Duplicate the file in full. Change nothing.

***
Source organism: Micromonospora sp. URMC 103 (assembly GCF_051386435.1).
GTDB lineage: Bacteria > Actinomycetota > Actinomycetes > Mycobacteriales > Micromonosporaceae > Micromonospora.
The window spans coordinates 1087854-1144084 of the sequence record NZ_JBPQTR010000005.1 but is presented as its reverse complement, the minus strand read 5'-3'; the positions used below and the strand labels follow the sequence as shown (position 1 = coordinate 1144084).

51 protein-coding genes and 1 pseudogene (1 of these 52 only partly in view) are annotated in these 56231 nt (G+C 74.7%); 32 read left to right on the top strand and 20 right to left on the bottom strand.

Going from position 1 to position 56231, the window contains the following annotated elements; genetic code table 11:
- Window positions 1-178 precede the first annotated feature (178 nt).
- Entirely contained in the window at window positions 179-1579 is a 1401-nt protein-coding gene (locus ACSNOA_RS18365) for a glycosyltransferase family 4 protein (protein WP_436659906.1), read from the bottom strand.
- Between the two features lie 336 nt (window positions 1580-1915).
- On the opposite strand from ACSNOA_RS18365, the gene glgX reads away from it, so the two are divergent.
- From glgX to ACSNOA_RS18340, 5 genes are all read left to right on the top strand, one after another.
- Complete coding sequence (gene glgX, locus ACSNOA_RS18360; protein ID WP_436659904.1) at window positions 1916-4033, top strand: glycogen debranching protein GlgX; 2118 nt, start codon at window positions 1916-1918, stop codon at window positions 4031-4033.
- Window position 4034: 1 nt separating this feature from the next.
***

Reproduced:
Source organism: Micromonospora sp. URMC 103 (assembly GCF_051386435.1).
GTDB lineage: Bacteria > Actinomycetota > Actinomycetes > Mycobacteriales > Micromonosporaceae > Micromonospora.
The window spans coordinates 1087854-1144084 of the sequence record NZ_JBPQTR010000005.1 but is presented as its reverse complement, the minus strand read 5'-3'; the positions used below and the strand labels follow the sequence as shown (position 1 = coordinate 1144084).

51 protein-coding genes and 1 pseudogene (1 of these 52 only partly in view) are annotated in these 56231 nt (G+C 74.7%); 32 read left to right on the top strand and 20 right to left on the bottom strand.

Going from position 1 to position 56231, the window contains the following annotated elements; genetic code table 11:
- Window positions 1-178 precede the first annotated feature (178 nt).
- Entirely contained in the window at window positions 179-1579 is a 1401-nt protein-coding gene (locus ACSNOA_RS18365) for a glycosyltransferase family 4 protein (protein WP_436659906.1), read from the bottom strand.
- Between the two features lie 336 nt (window positions 1580-1915).
- On the opposite strand from ACSNOA_RS18365, the gene glgX reads away from it, so the two are divergent.
- From glgX to ACSNOA_RS18340, 5 genes are all read left to right on the top strand, one after another.
- Complete coding sequence (gene glgX, locus ACSNOA_RS18360; protein ID WP_436659904.1) at window positions 1916-4033, top strand: glycogen debranching protein GlgX; 2118 nt, start codon at window positions 1916-1918, stop codon at window positions 4031-4033.
- Window position 4034: 1 nt separating this feature from the next.